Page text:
The Court of Appeal sitting in Akure, Ondo State, has given a landmark judgement saying that the Freedom of Information Act, 2011 is constitutional and binding on all states of the Federation in Nigeria. Consequently, states have no powers to reject requests filed under the Freedom of Information Act (FoIA) saying requests for information, especially
The Court of Appeal sitting in Akure, Ondo State, has given a landmark judgement saying that the Freedom of Information Act, 2011 is constitutional and binding on all states of the Federation in Nigeria.
Consequently, states have no powers to reject requests filed under the Freedom of Information Act (FoIA) saying requests for information, especially around public expenditure, under the Act are made in public interest and should be honoured by all states.
The Court premised its decision on the age-long “doctrine of covering field” thereby putting to rest the controversy of whether the Act must first be domesticated in every state before becoming applicable in such states.
The decision came in an appeal filed by Mr. Martins Alo, a journalist, against the Speaker of Ondo State House of Assembly and Auditor-General of Ondo State. He had demanded the audited report of Ondo State Government between 2012 and 2014 to properly access how public funds are utilised in the state. But the request was rejected, prompting him to seek judicial redress.
An Ondo State High Court, Akure division had ruled in 2016 that Mr Alo had no right to demand how the state was spending money, saying the FoIA was not applicable to states and the request was not in public interest to begin with.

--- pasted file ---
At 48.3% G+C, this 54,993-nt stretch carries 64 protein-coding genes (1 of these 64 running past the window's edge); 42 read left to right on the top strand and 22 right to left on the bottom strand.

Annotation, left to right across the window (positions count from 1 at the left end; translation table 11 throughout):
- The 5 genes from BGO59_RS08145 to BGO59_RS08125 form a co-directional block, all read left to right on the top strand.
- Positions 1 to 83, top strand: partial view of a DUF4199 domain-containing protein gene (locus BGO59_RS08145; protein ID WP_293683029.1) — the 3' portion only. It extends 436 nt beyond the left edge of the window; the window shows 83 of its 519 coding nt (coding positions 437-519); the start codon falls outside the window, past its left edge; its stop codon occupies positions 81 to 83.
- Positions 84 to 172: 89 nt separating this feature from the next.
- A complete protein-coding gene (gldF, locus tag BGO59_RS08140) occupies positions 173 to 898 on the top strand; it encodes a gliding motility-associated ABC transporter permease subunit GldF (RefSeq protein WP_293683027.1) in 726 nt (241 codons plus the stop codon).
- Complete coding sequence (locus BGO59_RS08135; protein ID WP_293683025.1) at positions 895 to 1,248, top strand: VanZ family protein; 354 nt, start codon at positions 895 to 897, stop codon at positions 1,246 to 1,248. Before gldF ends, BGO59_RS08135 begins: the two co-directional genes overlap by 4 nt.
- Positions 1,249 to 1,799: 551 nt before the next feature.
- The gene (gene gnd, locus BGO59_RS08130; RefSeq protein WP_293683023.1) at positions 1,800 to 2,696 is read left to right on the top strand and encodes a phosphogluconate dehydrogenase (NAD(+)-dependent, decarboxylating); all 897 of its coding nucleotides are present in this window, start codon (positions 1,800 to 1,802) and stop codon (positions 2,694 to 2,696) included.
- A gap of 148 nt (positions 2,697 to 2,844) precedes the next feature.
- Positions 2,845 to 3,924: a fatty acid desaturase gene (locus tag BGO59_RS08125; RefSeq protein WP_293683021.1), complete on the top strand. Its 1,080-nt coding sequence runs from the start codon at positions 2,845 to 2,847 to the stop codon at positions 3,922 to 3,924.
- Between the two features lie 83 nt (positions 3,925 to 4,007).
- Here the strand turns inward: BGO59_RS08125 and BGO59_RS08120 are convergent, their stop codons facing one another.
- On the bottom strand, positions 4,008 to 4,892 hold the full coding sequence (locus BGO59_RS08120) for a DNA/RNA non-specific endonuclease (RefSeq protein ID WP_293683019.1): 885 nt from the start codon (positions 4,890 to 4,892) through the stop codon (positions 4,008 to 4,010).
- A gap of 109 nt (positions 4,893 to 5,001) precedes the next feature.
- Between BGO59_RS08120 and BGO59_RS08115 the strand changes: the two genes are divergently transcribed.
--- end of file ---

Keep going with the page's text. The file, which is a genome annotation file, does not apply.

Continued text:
The judge, Williams Akintoroye, also said Mr Alo should pay a damage of N10,000 for wasting time and resources of the state.
But Mr Alo’s lawyer, Femi Emodamori, appealed the ruling on behalf of his client, arguing that Justice Akintoroye erred in his judgment and that his client was acting in public interest.
A three-member panel of the Court of Appeal, comprising Uzo Ndukwe-Anyanwu, Obande Ogbuinya and Ridwan Abdullahi, rejected the High Court ruling by Justice Akintoroye ruling and instead agreed with the appellant that the FoIA was applicable to states and it was in public interest for the state government to release its audited report.
Justice Ndukwe-Anyanwu wrote the lead opinion, saying Mr Alo has a right to act on behalf of the public to obtain the information from state authorities. He also quashed the N10,000 fine imposed by the lower court.This is a major development that would help the fight against corruption in the country by making public servants to be more transparent and accountable says a member of the Civil Society Coalition that fought for the passage of the Freedom of Information Bill into an Act of the National Assembly.
The Media Rights Agenda led the coalition that ensured through persistent advocacy that the Freedom of Information Bill was eventually passed by the National Assembly and assented to by President Goodluck Jonathan in 2011.